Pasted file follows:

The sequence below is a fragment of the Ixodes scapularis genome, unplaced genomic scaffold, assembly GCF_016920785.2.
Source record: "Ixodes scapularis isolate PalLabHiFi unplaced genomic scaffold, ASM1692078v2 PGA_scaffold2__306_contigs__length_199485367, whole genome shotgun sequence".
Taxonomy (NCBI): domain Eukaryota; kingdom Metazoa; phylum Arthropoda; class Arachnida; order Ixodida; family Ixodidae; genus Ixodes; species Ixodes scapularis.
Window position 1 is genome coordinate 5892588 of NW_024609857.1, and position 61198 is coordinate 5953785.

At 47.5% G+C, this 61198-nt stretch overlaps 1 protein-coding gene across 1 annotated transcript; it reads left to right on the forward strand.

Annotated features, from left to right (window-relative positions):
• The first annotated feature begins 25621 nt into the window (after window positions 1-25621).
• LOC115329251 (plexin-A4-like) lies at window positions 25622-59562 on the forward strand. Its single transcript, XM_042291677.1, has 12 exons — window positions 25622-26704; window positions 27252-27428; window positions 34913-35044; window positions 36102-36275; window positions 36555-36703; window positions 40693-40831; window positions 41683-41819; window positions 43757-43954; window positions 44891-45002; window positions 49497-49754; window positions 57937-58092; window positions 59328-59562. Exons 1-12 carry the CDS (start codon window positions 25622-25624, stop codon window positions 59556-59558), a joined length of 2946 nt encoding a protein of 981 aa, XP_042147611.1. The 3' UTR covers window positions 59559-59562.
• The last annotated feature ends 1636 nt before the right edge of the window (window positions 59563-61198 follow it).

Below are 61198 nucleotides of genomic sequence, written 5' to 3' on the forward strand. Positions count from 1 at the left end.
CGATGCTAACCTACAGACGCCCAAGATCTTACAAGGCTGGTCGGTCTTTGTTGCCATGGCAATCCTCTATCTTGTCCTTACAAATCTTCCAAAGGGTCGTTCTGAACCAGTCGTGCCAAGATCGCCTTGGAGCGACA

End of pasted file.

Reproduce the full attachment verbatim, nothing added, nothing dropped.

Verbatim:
The sequence below is a fragment of the Ixodes scapularis genome, unplaced genomic scaffold, assembly GCF_016920785.2.
Source record: "Ixodes scapularis isolate PalLabHiFi unplaced genomic scaffold, ASM1692078v2 PGA_scaffold2__306_contigs__length_199485367, whole genome shotgun sequence".
Taxonomy (NCBI): domain Eukaryota; kingdom Metazoa; phylum Arthropoda; class Arachnida; order Ixodida; family Ixodidae; genus Ixodes; species Ixodes scapularis.
Window position 1 is genome coordinate 5892588 of NW_024609857.1, and position 61198 is coordinate 5953785.

At 47.5% G+C, this 61198-nt stretch overlaps 1 protein-coding gene across 1 annotated transcript; it reads left to right on the forward strand.

Annotated features, from left to right (window-relative positions):
• The first annotated feature begins 25621 nt into the window (after window positions 1-25621).
• LOC115329251 (plexin-A4-like) lies at window positions 25622-59562 on the forward strand. Its single transcript, XM_042291677.1, has 12 exons — window positions 25622-26704; window positions 27252-27428; window positions 34913-35044; window positions 36102-36275; window positions 36555-36703; window positions 40693-40831; window positions 41683-41819; window positions 43757-43954; window positions 44891-45002; window positions 49497-49754; window positions 57937-58092; window positions 59328-59562. Exons 1-12 carry the CDS (start codon window positions 25622-25624, stop codon window positions 59556-59558), a joined length of 2946 nt encoding a protein of 981 aa, XP_042147611.1. The 3' UTR covers window positions 59559-59562.
• The last annotated feature ends 1636 nt before the right edge of the window (window positions 59563-61198 follow it).

Below are 61198 nucleotides of genomic sequence, written 5' to 3' on the forward strand. Positions count from 1 at the left end.
CGATGCTAACCTACAGACGCCCAAGATCTTACAAGGCTGGTCGGTCTTTGTTGCCATGGCAATCCTCTATCTTGTCCTTACAAATCTTCCAAAGGGTCGTTCTGAACCAGTCGTGCCAAGATCGCCTTGGAGCGACA